Artificial intelligence (AI) can take massive amounts of information and generate new content. While this could have industry-changing implications in terms of efficiency and productivity, it can also be put to nefarious purposes if AI “deepfakes” spread potentially harmful disinformation, indistinguishable from reputable content.
Fortunately, the cause of the problem may also be the source of the cure: The same generative AI that churns out phony videos can also be trained to help separate the real from the fake in a deluge of derivative content.
“While generative technology is abused to commit fraud, spread fake news and execute cyberattacks on private and public organizations, it can also help AI systems identify and flag deepfakes themselves,” says Ed Stanley, Morgan Stanley’s head of thematic research in Europe. “Software that can achieve this will have an especially important role in the online reality of the future.”
Fighting Fire with Fire
Deepfakes—digitally manipulated images, audio or video intended to represent real people or situations—aren’t new. But the ease, speed and quality with which they can be created has elevated the urgency to enact safeguards and devise smart countermeasures.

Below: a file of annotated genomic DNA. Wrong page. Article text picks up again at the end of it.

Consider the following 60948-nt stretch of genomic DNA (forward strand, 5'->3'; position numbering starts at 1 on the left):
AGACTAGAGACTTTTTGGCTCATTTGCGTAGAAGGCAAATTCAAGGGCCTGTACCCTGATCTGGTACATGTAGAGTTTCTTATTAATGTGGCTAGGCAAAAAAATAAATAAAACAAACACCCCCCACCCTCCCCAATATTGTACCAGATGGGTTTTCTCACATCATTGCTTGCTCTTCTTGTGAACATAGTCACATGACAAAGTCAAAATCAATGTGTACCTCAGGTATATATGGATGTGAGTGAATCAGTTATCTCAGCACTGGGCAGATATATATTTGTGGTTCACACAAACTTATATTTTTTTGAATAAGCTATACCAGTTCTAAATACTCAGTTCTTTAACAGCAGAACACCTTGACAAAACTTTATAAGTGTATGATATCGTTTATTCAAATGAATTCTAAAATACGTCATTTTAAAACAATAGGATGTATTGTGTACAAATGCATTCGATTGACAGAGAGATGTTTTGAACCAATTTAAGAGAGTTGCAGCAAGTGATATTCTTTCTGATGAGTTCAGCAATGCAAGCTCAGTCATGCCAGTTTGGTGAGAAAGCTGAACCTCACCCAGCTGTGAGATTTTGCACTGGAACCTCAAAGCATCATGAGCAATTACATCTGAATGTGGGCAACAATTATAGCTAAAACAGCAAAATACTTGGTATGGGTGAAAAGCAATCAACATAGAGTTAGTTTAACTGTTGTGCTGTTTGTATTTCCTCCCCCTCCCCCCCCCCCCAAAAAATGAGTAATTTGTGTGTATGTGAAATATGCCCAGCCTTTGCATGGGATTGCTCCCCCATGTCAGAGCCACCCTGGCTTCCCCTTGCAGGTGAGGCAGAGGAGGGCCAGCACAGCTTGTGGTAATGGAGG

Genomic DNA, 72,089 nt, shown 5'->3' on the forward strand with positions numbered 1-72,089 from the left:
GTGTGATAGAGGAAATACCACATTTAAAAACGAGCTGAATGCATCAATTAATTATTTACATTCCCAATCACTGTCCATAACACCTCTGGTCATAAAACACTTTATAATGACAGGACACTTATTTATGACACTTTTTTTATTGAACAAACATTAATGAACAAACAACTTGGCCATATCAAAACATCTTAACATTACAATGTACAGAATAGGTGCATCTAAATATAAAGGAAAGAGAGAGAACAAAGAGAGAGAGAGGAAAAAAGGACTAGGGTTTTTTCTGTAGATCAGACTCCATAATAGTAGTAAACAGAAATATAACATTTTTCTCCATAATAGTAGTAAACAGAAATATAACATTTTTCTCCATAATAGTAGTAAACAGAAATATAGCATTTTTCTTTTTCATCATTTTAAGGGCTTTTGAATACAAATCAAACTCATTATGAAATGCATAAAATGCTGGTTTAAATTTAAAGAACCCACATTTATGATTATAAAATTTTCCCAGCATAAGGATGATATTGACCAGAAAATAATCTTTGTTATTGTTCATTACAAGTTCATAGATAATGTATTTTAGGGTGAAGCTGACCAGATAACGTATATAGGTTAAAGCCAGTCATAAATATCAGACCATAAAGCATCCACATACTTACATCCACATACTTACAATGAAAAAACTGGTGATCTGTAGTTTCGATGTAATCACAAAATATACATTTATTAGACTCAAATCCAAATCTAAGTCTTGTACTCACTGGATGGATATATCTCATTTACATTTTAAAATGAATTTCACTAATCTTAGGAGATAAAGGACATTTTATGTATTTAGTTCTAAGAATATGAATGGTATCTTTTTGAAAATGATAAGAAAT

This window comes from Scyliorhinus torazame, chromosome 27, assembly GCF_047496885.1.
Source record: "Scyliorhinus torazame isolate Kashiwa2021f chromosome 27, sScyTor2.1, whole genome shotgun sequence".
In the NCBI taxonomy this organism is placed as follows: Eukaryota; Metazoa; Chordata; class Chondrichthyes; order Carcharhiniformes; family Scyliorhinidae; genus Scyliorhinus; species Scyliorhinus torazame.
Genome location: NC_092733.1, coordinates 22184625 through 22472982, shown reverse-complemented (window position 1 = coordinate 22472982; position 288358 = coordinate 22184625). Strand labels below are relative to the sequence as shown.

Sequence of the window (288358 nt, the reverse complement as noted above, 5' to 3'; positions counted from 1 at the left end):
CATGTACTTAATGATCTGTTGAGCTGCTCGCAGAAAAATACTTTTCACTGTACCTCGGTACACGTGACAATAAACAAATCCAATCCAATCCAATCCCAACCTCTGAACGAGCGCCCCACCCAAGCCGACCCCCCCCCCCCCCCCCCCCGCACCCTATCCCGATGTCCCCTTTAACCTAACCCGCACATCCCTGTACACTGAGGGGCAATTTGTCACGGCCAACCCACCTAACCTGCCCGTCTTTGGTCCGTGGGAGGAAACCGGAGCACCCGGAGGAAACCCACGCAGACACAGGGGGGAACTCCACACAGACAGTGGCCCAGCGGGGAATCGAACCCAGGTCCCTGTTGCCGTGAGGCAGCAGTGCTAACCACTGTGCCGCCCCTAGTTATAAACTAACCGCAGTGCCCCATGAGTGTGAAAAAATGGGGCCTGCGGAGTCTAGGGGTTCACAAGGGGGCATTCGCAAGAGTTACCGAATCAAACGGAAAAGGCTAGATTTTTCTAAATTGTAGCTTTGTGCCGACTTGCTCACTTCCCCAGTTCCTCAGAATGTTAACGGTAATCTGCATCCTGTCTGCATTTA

Though clearly doctored celebrity videos were among the first generation of deepfakes, more recent examples reveal two critical shifts: First, today’s deepfakes can be created in real time, which presents problems for businesses whose data security depends on facial or voice biometrics. Second, hyperrealistic facial movements are making AI-created characters indistinguishable from the people they are attempting to mimic.
“Traditional cybersecurity software is likely to become increasingly challenged by AI systems,” Stanley says, “so there could be strong investment plays in AI technology directed as training tools to help employees and consumers better decipher misleading versus authentic content.”
For example, some companies specialize in both creating and detecting deepfakes using large, multi-language datasets. Others use troves of data to create deepfake detectors for faces, voices and even aerial imagery, training their models by developing advanced deepfakes and feeding them into the models’ database. Such AI-driven forensics analyze facial features, voices, background noise and other perceptible characteristics, while also mining file metadata to determine if algorithms created it and, in some cases, find links to the source material.
“Some of the best opportunities seem to lie in applications for safety and content moderation,” says Stanley, “especially as valuations for large-language models and leading players in the space have priced out some participants.”
For a more detailed look at disruptive and ambitious technologies that could bring generational returns, ask your Morgan Stanley representative or Financial Advisor for “Moonshots” (Sept. 14, 2022).